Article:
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Oracle Leverages Deep Learning to Detect Financial Crime

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By Hamad Ali, European Staff Writer, WatersTechnology

Oracle is using deep learning to find matching patterns for graph analytics within its compliance platform.

Oracle has been developing its Financial Crime and Compliance Studio (FCC Studio) using deep learning and graph analytics, which is the process of analyzing data in a graph format using data points as nodes and relationships as edges. The enhancement looks to allow users to detect repetitive patterns in graphs of data on individuals in order to assist in know-your-customer (KYC) and anti-money laundering (AML) activities.

The automated functionality within the FCC Studio platform looks at scenarios not previously classified as threats in order to find patterns. As analysts provide more feedback, the risk score associated with an individual’s profile over time can then be reduced. “Deep learning is at the heart of what we’re trying to do,” says Frederic Boulier, senior director and global head of financial crime and compliance management (FCCM) solution consulting at Oracle.

Boulier says analysts look at data to find anything that might compromise an individual. If the analyst finds nothing suspicious, the system will learn from the analyst. If the same graphical patterns happen again, the system will dismiss them. This will make onboarding more efficient by reducing the number of times individuals are flagged as suspicious. 

Deep learning uses a computer system that mimics the workings of the human brain, called a neural network. Deep neural networks are opaque, but they can process massive amounts of data and can essentially “learn” on their own. Each layer of nodes in a neural network builds on the previous layer—the more layers, the deeper it is. They require massive volumes of data and when at their best, they can find non-linear correlations.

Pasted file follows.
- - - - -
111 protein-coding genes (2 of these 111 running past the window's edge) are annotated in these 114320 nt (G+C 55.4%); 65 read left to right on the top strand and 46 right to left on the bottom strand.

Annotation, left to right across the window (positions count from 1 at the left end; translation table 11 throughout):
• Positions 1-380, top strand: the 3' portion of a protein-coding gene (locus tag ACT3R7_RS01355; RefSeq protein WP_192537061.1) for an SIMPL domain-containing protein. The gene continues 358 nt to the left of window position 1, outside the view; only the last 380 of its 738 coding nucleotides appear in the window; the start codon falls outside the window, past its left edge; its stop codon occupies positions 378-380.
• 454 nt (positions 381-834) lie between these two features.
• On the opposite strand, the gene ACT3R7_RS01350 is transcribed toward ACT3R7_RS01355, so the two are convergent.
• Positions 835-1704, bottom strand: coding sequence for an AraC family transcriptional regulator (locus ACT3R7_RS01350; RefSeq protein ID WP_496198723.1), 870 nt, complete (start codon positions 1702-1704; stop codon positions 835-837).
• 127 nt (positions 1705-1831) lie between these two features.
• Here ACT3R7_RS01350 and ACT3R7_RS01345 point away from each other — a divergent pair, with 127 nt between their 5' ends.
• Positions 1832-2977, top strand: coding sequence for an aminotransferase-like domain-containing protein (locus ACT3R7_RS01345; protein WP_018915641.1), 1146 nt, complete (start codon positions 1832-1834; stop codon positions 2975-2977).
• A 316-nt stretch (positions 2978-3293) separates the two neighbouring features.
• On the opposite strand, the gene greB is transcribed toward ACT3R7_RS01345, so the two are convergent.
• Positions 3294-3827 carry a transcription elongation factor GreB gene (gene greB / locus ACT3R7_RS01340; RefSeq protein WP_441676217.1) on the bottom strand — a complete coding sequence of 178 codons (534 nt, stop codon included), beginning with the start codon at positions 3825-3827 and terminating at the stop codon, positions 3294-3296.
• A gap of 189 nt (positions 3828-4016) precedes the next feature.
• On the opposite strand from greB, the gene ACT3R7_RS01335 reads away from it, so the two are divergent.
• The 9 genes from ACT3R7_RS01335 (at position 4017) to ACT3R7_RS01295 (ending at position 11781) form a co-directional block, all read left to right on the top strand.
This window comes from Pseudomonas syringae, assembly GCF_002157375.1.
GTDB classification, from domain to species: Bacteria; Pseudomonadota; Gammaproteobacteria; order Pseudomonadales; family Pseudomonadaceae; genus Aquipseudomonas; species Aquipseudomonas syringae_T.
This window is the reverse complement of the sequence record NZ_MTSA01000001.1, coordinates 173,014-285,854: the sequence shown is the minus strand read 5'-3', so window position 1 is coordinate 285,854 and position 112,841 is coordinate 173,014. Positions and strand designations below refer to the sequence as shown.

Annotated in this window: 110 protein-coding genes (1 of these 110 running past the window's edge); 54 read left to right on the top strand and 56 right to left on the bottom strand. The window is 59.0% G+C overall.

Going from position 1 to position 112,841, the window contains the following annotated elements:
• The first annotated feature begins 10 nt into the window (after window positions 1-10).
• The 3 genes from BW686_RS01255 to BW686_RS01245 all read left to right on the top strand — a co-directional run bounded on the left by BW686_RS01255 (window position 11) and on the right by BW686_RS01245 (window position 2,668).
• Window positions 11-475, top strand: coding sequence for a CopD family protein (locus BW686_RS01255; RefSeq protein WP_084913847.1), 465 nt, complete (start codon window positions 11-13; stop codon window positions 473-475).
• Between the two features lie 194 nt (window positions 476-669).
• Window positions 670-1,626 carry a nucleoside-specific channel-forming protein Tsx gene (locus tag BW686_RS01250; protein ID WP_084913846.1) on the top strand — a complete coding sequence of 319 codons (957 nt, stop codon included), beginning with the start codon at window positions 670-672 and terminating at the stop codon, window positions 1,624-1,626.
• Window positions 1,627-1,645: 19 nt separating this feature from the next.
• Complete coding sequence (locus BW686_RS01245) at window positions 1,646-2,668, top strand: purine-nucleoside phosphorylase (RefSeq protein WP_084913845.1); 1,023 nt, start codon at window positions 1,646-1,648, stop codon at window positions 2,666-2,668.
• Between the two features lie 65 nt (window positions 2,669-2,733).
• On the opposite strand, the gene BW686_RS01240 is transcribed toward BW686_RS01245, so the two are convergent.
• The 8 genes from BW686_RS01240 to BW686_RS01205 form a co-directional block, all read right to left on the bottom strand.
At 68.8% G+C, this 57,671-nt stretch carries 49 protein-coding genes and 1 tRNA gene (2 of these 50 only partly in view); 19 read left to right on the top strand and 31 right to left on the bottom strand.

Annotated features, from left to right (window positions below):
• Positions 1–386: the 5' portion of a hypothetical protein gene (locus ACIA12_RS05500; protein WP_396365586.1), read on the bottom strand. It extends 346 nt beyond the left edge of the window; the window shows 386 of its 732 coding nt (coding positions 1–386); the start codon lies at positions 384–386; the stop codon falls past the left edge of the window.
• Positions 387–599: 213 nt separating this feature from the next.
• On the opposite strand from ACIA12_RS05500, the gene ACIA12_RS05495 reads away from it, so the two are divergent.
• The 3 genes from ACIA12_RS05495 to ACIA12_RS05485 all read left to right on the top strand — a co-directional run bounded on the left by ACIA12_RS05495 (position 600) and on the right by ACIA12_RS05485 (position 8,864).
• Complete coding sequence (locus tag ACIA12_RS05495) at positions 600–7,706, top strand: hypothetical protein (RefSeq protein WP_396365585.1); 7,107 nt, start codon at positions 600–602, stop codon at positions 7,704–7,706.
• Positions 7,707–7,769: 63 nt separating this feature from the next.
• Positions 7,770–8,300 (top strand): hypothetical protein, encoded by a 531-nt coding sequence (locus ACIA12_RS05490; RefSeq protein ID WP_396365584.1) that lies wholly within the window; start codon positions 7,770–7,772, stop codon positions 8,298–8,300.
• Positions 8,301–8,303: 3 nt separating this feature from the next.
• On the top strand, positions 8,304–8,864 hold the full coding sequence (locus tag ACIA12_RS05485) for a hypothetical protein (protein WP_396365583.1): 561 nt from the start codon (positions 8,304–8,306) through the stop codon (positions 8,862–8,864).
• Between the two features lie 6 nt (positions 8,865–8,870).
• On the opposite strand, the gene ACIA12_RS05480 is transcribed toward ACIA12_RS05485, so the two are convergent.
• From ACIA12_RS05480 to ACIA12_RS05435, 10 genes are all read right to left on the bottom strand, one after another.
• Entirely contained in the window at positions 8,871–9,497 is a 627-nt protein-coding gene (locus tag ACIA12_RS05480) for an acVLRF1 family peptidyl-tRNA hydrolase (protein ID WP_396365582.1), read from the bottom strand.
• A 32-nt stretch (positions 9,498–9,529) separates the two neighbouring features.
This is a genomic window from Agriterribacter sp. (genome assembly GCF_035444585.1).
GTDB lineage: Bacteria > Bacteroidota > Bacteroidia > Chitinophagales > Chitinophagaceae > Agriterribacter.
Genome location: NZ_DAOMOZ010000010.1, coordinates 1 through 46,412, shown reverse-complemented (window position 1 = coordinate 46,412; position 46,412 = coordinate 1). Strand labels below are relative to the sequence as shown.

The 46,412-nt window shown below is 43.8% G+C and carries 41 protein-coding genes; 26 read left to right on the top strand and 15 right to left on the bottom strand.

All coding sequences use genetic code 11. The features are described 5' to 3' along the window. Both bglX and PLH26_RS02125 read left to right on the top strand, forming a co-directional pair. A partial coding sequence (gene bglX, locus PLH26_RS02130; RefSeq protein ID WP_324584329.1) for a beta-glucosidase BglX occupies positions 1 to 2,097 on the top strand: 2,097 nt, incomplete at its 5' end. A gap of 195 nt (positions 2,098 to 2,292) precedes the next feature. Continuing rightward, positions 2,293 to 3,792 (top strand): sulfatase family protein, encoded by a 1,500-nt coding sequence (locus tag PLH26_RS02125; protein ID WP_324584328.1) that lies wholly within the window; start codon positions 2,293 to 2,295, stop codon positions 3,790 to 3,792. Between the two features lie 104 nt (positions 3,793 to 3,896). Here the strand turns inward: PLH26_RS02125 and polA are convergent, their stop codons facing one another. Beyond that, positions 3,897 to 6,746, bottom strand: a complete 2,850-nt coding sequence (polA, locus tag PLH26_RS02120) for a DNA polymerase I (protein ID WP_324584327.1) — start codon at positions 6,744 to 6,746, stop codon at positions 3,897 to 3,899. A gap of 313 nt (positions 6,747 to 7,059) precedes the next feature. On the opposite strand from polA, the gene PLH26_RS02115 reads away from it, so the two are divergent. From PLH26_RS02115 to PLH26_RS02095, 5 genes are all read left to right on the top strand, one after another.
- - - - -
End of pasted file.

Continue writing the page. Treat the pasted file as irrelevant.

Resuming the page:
When a bank onboards a new client, KYC/AML specialists need to be able to connect data on this individual with data the bank might already have, as well as external data. For example, Boulier says the data points can be combined with publicly available information, such as the Panama Papers, the 2015 Swiss banking leaks, or last year’s leaks from Mauritius, to provide extra data with which to investigate the individual.

Boulier says there are limitless scenarios in which graph patterns are applicable. “You could be looking at a guy that you’re investigating and find out that this person is connected to a politically-exposed person or to a sanctioned individual, by virtue of some data points,” he says.

You could make this connection if the two individuals have the same street address or IP address. Or perhaps you find that two individuals have the same, highly-complex password, and deduce that those two individuals are actually one person using an alias. This kind of anomaly in the data could signal fraud or AML risk for a bank.

Boulier says Oracle is also working on entity resolution, an approach that allows users to recognize when two data points relate to the same entity, despite appearing to be different. Entity resolution aggregates data from multiple sources to create accurate customer profiles, taking into account errors or slight variations in the data and determining whether or not they relate to the same person or entity.

“If you are mixing two different people who have nothing to do with each other, then you’re basically creating the wrong profile and you’re protecting against the wrong profile,” Boulier says. “So that’s why entity resolution is very important and the quality thereof is very important.”

This article was originally published in January 2020 on waterstechnology.com.

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